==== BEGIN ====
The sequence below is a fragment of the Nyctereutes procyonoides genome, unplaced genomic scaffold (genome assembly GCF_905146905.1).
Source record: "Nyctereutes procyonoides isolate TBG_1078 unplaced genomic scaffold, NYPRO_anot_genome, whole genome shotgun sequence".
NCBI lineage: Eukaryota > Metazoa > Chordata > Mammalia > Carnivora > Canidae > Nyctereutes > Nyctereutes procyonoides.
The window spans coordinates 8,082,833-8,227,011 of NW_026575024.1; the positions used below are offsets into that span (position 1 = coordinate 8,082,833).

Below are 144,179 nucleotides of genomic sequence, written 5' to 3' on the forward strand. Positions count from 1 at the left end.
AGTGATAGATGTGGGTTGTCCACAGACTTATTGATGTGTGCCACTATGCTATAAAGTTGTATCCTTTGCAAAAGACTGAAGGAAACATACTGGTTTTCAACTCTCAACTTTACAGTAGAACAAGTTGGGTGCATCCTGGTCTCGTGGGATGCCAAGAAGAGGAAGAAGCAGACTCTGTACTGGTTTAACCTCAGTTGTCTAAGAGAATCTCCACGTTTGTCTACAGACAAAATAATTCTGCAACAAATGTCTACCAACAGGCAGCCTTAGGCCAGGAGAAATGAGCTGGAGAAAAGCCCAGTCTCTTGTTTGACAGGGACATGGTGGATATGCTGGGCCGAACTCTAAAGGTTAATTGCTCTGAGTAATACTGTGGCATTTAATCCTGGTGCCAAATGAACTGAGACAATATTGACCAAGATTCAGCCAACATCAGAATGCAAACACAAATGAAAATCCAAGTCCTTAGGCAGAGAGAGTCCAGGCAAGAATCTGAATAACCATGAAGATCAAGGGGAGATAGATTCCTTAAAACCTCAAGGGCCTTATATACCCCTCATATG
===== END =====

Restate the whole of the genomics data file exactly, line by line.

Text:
The sequence below is a fragment of the Nyctereutes procyonoides genome, unplaced genomic scaffold (genome assembly GCF_905146905.1).
Source record: "Nyctereutes procyonoides isolate TBG_1078 unplaced genomic scaffold, NYPRO_anot_genome, whole genome shotgun sequence".
NCBI lineage: Eukaryota > Metazoa > Chordata > Mammalia > Carnivora > Canidae > Nyctereutes > Nyctereutes procyonoides.
The window spans coordinates 8,082,833-8,227,011 of NW_026575024.1; the positions used below are offsets into that span (position 1 = coordinate 8,082,833).

Below are 144,179 nucleotides of genomic sequence, written 5' to 3' on the forward strand. Positions count from 1 at the left end.
AGTGATAGATGTGGGTTGTCCACAGACTTATTGATGTGTGCCACTATGCTATAAAGTTGTATCCTTTGCAAAAGACTGAAGGAAACATACTGGTTTTCAACTCTCAACTTTACAGTAGAACAAGTTGGGTGCATCCTGGTCTCGTGGGATGCCAAGAAGAGGAAGAAGCAGACTCTGTACTGGTTTAACCTCAGTTGTCTAAGAGAATCTCCACGTTTGTCTACAGACAAAATAATTCTGCAACAAATGTCTACCAACAGGCAGCCTTAGGCCAGGAGAAATGAGCTGGAGAAAAGCCCAGTCTCTTGTTTGACAGGGACATGGTGGATATGCTGGGCCGAACTCTAAAGGTTAATTGCTCTGAGTAATACTGTGGCATTTAATCCTGGTGCCAAATGAACTGAGACAATATTGACCAAGATTCAGCCAACATCAGAATGCAAACACAAATGAAAATCCAAGTCCTTAGGCAGAGAGAGTCCAGGCAAGAATCTGAATAACCATGAAGATCAAGGGGAGATAGATTCCTTAAAACCTCAAGGGCCTTATATACCCCTCATATG